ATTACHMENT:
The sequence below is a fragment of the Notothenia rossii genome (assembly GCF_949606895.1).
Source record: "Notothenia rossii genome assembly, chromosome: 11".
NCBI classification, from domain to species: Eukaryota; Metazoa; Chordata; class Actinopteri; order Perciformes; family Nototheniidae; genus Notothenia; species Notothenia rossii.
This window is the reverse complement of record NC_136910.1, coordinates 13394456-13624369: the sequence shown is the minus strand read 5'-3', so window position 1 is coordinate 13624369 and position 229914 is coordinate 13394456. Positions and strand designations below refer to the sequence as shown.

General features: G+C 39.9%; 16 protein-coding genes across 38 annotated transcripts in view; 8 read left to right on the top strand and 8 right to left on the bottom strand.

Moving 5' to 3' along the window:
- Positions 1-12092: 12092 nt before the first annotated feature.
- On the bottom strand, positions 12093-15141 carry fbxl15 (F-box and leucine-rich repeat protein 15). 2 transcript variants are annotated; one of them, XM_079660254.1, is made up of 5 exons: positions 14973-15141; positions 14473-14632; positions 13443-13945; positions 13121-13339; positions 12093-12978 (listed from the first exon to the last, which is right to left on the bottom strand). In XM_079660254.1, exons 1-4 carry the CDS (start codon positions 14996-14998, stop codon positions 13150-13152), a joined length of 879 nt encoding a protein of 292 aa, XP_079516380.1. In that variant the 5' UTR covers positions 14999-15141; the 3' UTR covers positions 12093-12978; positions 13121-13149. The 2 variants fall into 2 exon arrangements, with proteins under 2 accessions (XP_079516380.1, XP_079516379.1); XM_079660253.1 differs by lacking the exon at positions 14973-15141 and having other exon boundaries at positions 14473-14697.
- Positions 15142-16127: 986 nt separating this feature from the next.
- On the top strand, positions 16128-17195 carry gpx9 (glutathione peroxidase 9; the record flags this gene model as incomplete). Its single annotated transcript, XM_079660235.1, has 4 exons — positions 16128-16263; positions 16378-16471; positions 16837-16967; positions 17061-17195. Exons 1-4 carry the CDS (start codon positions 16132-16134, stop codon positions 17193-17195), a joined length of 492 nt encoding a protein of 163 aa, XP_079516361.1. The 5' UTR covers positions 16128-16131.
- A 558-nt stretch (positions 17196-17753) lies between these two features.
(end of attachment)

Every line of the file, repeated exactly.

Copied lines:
The sequence below is a fragment of the Notothenia rossii genome (assembly GCF_949606895.1).
Source record: "Notothenia rossii genome assembly, chromosome: 11".
NCBI classification, from domain to species: Eukaryota; Metazoa; Chordata; class Actinopteri; order Perciformes; family Nototheniidae; genus Notothenia; species Notothenia rossii.
This window is the reverse complement of record NC_136910.1, coordinates 13394456-13624369: the sequence shown is the minus strand read 5'-3', so window position 1 is coordinate 13624369 and position 229914 is coordinate 13394456. Positions and strand designations below refer to the sequence as shown.

General features: G+C 39.9%; 16 protein-coding genes across 38 annotated transcripts in view; 8 read left to right on the top strand and 8 right to left on the bottom strand.

Moving 5' to 3' along the window:
- Positions 1-12092: 12092 nt before the first annotated feature.
- On the bottom strand, positions 12093-15141 carry fbxl15 (F-box and leucine-rich repeat protein 15). 2 transcript variants are annotated; one of them, XM_079660254.1, is made up of 5 exons: positions 14973-15141; positions 14473-14632; positions 13443-13945; positions 13121-13339; positions 12093-12978 (listed from the first exon to the last, which is right to left on the bottom strand). In XM_079660254.1, exons 1-4 carry the CDS (start codon positions 14996-14998, stop codon positions 13150-13152), a joined length of 879 nt encoding a protein of 292 aa, XP_079516380.1. In that variant the 5' UTR covers positions 14999-15141; the 3' UTR covers positions 12093-12978; positions 13121-13149. The 2 variants fall into 2 exon arrangements, with proteins under 2 accessions (XP_079516380.1, XP_079516379.1); XM_079660253.1 differs by lacking the exon at positions 14973-15141 and having other exon boundaries at positions 14473-14697.
- Positions 15142-16127: 986 nt separating this feature from the next.
- On the top strand, positions 16128-17195 carry gpx9 (glutathione peroxidase 9; the record flags this gene model as incomplete). Its single annotated transcript, XM_079660235.1, has 4 exons — positions 16128-16263; positions 16378-16471; positions 16837-16967; positions 17061-17195. Exons 1-4 carry the CDS (start codon positions 16132-16134, stop codon positions 17193-17195), a joined length of 492 nt encoding a protein of 163 aa, XP_079516361.1. The 5' UTR covers positions 16128-16131.
- A 558-nt stretch (positions 17196-17753) lies between these two features.